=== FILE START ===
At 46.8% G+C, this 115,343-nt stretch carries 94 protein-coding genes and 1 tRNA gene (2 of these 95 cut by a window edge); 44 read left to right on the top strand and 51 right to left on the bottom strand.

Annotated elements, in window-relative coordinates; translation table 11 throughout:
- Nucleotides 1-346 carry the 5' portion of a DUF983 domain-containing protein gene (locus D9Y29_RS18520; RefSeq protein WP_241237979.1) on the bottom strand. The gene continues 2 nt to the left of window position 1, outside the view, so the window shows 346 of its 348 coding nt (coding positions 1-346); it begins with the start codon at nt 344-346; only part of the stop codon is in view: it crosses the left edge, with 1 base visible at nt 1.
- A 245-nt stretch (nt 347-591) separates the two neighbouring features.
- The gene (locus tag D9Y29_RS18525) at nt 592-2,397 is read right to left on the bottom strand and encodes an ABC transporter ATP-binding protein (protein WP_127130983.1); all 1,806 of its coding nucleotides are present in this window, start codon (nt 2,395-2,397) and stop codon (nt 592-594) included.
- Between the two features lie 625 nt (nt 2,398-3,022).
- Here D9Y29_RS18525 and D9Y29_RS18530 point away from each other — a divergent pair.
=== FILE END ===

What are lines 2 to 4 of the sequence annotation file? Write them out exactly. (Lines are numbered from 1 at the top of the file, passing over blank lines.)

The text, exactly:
Annotated elements, in window-relative coordinates; translation table 11 throughout:
- Nucleotides 1-346 carry the 5' portion of a DUF983 domain-containing protein gene (locus D9Y29_RS18520; RefSeq protein WP_241237979.1) on the bottom strand. The gene continues 2 nt to the left of window position 1, outside the view, so the window shows 346 of its 348 coding nt (coding positions 1-346); it begins with the start codon at nt 344-346; only part of the stop codon is in view: it crosses the left edge, with 1 base visible at nt 1.
- A 245-nt stretch (nt 347-591) separates the two neighbouring features.